Our common sense notion of consciousness is that it is a thing—I have a mind and my mind is perceiving and thinking. Much of philosophy has been spent trying to discover what consciousness is or simply assuming that it already understands what it is. However, Edmund Husserl, building on the work of Kant, took issue with the standard notion of consciousness as a thing-in-itself.
The short of it is that Husserl said that when we examine consciousness we do not find a metaphysical substance. He agreed with Hume, Kant, and Kierkegaard on that. Husserl said that we detect that which consciousness is aware of but not consciousness itself. What defines consciousness is not a subject (we have no impression of it as Hume pointed out) but the objects of consciousness—consciousness always takes an object. This was Husserl’s doctrine of intentionality. Consciousness “points to” something and all we really “see” is what it points to. I liken it to how we don’t see the eye, we only see what the eye sees. Consciousness is completely transparent in that way. Husserl believed that armed with this understanding we can begin to discover essences because we can leave out the stumbling block of trying to describe the substance of consciousness and can go “to the things themselves.”
The metaphysical question here is whether consciousness can be considered to be any kind of substance—a thing-in-itself. Does consciousness depend on nothing else for its existence as Descartes believed? Can consciousness be predicated (part of Aristotle’s definition of substance) like other objects such as a tree, i.e. it is tall, has leaves, etc.? My understanding of Husserl’s argument is that because consciousness exists only in the mode of intention—taking an object—then it cannot be considered a substance or a thing-in-itself. Thinking is nothing unless it is thinking about something, and only in the action of thinking about something does consciousness exist. One could say that consciousness is never a noun, only a verb. Thus, it is not something that is concrete. In fact, nothing in consciousness can be considered complete because awareness is always incomplete and sketchy. The word Husserl uses is “adumbration.” Our thoughts are not crystal clear, they are adumbrations “surrounded by a halo of indeterminacies which could themselves be filled out only through successive adumbrations.” Our ideas are constantly in flux reactining continually in response to new ideas and new information. Thus, in no way can consciousness be considered a concrete thing-in-itself that can be defined independently. This does not mean that consciousness is not real, but it means that consciousness is not a concrete object such as a tree. I don’t think this reality leads us into the morass of postmodernism but it does mean we can’t go back to a pre-Kantian notion of objective consciousness as I accuse the analyticals of doing.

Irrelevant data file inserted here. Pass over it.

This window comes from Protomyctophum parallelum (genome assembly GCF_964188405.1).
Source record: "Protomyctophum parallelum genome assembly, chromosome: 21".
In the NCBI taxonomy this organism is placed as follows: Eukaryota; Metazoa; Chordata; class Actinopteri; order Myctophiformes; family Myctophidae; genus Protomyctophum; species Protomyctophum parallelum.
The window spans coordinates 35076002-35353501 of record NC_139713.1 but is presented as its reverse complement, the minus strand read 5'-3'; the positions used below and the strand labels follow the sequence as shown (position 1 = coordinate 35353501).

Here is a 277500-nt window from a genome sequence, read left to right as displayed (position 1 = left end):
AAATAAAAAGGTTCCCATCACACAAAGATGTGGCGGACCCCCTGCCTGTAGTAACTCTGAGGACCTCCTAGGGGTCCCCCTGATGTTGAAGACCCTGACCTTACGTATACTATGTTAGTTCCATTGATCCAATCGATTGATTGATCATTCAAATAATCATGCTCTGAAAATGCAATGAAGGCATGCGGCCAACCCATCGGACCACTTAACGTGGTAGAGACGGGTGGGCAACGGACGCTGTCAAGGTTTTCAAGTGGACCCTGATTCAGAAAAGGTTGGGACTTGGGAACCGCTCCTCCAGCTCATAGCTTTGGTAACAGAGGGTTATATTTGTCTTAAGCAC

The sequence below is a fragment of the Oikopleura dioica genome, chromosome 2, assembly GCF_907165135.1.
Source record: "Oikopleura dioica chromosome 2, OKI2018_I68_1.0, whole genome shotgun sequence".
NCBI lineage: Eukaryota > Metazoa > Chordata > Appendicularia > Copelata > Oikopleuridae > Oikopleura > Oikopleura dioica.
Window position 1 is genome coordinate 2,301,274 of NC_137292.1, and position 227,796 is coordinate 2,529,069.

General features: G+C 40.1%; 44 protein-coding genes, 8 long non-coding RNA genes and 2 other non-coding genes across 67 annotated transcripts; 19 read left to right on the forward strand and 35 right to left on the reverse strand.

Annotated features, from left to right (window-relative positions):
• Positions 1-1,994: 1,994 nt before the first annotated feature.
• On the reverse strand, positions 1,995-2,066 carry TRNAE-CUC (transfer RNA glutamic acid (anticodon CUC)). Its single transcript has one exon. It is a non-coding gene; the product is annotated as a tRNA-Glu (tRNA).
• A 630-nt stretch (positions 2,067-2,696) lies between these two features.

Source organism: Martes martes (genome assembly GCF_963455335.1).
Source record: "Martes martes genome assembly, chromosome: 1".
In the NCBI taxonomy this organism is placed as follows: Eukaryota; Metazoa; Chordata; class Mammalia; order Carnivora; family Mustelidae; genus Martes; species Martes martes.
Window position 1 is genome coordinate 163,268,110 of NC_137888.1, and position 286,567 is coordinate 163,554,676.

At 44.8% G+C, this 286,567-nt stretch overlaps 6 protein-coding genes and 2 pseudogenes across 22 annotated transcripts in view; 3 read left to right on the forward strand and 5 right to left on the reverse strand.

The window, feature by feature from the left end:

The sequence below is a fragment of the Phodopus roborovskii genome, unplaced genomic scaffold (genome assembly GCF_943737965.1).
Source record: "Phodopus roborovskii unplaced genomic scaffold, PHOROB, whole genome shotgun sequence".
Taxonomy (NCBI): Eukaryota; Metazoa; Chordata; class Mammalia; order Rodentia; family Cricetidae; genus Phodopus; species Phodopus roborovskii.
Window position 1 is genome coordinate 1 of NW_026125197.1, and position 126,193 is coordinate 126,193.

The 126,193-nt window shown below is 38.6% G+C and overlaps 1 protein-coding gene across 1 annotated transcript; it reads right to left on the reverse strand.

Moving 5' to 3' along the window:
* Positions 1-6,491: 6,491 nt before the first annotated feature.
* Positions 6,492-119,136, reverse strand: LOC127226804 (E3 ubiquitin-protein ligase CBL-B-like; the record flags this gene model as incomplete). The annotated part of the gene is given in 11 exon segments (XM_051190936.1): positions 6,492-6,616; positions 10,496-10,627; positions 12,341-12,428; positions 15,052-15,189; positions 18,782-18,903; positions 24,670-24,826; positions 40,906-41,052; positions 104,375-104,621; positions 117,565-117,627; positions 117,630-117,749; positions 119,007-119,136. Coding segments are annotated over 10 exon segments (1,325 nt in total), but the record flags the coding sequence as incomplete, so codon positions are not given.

Some have countered that okay, consciousness is not a thing-in-itself but it is a “state the brain can be in.” I suspect that Husserl would not even agree with that notion because calling it a “state” is to still give it a kind of substance; but it is hard to pin Husserl down on something like that. It also requires a much longer discussion of modality than I want to get into here.
I should add that Husserl’s views of consciousness are why I am so skeptical of neuro-this and neuro-that trying to tell us what consciousness is, because the most it could ever show are the objects and effects of consciousness, if that, and the field seems to fundamentally not grasp that it can’t do what it tries to do. Neuroscience claims to be “finding the neurocorrelates of consciousness” when they hook up a person to a machine and lights flash on their monitor. I agree that that is what neuroscience attempts. I will use the Turing Test to illustrate my problem with it. Let’s say we have a machine that lights up when we hook it up to a person. What do the lights tell us? Like Turing’s machine—we see only the result, we cannot tell what is at the other end causing the result. A glitch in the machine could cause the same light pattern on the monitor—is that consciousness? How would be able to tell? Another illustration is Wittgenstein’s “beetle” thought experiment. If someone says “beetle” to describe the contents of a box they are holding but we cannot see into, what does that tell us? Do we, in hearing “beetle,” now know what is in the box? Can we be sure that what they mean by “beetle” is what we mean by “beetle?” And how would we be able to tell if they are telling the truth? If someone says “beetle” we can be sure only that someone has said “beetle” not what is actually in the box. What these two thought experiments illustrate is that effects are not to be confused with causes. The lights on a machine tell us only that there are lights on a machine. It does not tell us “aha! consciousness is found!” anymore than we could say we know that is a human (Turing) or there is actually a beetle in the box (Wittgenstein).
Consciousness still eludes objectification and probably always will. It is not a thing-in-itself.